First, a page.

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Now Reading: Why Autism Awareness is No Longer Enough

Why Autism Awareness is No Longer Enough

Why Autism Awareness is No Longer Enough

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Almost 10 years ago, my then 2 -year old son, Devin, was diagnosed with classic autism. He has made great progress. He is capable and able to do things we were told he would not do such as speak, be toilet trained and show love. He is able to do all those things and so much more, but he will still require life time care. Awareness does not provide opportunities once Dev and others like him age out of their school district.

 

“Awareness is the greatest agent for change.”― Eckhart Tolle

 

Autism Awareness month is here. Yay! Ugh! This month always brings up conflicting emotions in me. Let me say I am not against awareness. I am always willing to answer any and all questions about Devin’s autism. We don’t have the kind of autism you can hide. We swim in the deep end of the pool.

 

We’ve done walks to raise awareness. We’ve run more miles than we can count to raise money.

 

Since Dev’s diagnosis almost 11 years ago, people are way more aware of differently abled people. Awareness is a great thing. I am not knocking it but we kind of need action. T-shirts, blue lightbulbs and cute frames around pictures on social media (in my opinion) don’t cut it. The support is appreciated but like all things in life action is required.

 

So what am I really asking for? I’m asking for people to vote, to know the issues that face the differently abled community. I need people to realize that your typical kids can ensure their own safety, but my child and many like him need safeguards in place for his well-being.  And I need you to raise children that care about society as a whole not just their own needs for these events to happen. For that to happen, you need to set that example for your child(ren).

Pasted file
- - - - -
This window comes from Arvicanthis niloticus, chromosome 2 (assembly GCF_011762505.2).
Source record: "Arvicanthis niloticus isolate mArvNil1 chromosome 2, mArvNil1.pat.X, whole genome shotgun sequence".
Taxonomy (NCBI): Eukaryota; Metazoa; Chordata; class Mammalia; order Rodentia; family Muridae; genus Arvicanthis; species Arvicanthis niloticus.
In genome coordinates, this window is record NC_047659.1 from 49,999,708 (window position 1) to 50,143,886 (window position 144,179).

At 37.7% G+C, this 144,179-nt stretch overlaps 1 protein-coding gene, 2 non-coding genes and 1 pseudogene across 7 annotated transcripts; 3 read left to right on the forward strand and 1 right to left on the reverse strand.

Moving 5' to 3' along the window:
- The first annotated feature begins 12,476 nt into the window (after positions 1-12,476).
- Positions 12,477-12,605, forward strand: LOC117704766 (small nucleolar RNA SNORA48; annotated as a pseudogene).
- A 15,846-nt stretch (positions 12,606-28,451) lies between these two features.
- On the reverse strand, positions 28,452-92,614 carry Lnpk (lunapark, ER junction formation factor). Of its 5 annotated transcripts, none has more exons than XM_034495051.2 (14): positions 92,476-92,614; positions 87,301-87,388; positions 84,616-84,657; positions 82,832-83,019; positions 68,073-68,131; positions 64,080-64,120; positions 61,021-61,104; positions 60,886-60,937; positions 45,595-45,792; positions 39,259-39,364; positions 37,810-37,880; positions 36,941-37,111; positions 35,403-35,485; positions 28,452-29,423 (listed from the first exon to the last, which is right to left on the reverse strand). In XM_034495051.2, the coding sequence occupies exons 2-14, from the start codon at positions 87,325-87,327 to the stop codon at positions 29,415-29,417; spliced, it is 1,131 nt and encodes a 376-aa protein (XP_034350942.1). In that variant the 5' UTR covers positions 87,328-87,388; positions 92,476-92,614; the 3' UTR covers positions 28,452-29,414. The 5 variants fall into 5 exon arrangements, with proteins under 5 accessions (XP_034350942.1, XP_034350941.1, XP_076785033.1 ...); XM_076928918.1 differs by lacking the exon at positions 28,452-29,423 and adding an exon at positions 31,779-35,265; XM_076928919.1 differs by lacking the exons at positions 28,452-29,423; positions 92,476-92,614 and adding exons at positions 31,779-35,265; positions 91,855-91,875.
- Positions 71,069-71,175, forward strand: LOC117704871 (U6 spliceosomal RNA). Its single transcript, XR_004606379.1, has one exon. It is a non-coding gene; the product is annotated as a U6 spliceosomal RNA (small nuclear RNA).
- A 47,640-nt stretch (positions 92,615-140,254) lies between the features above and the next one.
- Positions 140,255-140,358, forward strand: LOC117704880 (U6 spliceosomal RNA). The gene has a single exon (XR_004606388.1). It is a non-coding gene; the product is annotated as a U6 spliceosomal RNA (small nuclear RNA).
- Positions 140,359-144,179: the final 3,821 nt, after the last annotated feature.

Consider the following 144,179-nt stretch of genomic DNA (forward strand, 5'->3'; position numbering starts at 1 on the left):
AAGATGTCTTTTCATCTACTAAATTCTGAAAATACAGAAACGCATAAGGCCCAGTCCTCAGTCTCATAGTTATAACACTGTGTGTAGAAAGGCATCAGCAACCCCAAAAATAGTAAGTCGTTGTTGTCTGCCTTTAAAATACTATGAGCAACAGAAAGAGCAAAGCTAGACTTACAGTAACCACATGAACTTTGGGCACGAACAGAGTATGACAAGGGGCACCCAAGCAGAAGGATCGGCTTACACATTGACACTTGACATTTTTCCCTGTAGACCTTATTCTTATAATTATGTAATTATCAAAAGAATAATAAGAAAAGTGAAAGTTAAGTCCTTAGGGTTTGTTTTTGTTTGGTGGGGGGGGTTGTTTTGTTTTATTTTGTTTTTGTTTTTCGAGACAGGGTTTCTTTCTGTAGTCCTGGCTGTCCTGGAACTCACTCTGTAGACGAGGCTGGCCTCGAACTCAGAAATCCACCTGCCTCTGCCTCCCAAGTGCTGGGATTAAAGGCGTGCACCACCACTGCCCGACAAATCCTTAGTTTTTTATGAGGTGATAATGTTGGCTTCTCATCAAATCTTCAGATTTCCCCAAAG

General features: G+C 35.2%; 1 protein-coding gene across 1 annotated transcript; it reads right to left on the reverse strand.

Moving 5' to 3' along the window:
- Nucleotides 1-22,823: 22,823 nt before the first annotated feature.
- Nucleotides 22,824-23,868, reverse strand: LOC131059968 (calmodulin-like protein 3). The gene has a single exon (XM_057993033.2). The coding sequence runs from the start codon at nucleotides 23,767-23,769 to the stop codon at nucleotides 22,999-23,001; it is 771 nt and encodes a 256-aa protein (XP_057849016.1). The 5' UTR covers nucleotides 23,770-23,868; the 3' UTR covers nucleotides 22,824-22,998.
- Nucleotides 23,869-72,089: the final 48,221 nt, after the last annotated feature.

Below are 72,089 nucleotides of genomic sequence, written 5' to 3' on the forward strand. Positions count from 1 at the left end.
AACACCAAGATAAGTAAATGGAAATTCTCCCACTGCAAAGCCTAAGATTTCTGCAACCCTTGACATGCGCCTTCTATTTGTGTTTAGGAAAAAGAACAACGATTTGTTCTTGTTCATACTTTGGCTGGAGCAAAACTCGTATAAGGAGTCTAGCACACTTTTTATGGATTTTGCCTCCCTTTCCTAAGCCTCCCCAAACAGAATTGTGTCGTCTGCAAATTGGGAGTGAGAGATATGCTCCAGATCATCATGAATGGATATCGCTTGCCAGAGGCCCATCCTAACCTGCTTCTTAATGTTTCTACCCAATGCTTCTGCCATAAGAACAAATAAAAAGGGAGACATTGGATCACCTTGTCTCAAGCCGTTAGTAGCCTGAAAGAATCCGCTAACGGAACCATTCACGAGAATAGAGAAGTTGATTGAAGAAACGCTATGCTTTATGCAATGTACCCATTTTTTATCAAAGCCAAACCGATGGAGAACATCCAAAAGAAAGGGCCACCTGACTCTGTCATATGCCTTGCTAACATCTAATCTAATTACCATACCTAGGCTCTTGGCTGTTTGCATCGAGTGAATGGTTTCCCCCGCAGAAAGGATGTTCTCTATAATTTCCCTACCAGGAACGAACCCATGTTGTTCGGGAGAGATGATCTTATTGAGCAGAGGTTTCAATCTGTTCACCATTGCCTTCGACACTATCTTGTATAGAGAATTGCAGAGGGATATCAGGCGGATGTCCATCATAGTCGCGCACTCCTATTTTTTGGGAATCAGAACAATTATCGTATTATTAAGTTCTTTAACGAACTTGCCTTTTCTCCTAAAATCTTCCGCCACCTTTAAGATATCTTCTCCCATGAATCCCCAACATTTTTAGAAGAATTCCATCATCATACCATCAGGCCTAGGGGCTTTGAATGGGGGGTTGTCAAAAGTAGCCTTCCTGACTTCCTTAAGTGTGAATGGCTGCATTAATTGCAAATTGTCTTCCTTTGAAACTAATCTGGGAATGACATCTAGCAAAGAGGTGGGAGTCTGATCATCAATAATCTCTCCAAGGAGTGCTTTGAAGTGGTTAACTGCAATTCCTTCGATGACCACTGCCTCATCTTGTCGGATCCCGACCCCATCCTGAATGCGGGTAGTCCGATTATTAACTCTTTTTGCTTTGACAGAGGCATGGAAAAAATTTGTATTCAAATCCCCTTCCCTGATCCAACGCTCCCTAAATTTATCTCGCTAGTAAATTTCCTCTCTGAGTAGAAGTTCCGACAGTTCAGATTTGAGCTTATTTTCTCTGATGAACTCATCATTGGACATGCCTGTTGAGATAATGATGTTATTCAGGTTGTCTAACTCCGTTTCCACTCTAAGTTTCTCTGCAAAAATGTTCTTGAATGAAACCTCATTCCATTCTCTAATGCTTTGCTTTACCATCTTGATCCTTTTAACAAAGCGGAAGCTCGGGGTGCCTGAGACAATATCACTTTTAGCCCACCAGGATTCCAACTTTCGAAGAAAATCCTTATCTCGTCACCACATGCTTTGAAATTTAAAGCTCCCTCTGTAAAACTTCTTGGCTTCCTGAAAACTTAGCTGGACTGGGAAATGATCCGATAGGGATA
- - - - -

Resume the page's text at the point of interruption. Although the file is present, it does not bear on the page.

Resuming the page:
As a parent, most of us want our child(ren) to be happy, healthy and fulfilled. Just because children like mine require more to achieve that goal, does not mean he is disposable or his life has diminished value.

 

The waiting lists for services for children and adults with autism is staggering. Laws for access to healthcare, to ensure safety and to provide for opportunities once our children become adults can take years and sometimes decades to come to fruition. As it stands right now, our kids age out at 21 and they fall off the proverbial cliff. They go from having highly structured days filled with a sense of purpose to having nothing to do and nowhere to be. To give you a sense of what it must feel like to them, it’s their equivalent of being fired. The number of children coming of age very shortly is staggering, an epidemic, a crisis.

 

So now that you are aware, it’s time to be a proponent for change.

 

Jenn is a mom to three great and often sarcastic kids who supply her with endless laughs and endless laundry. Inspired by her son, she is now working as a Certified Occupational Therapy Assistant to help little people unlock their true potential. In her rare spare time, she enjoys sleep and eating a meal while it’s still hot. You can find her on Twitter and Instagram as @momtoboywonder

 

 



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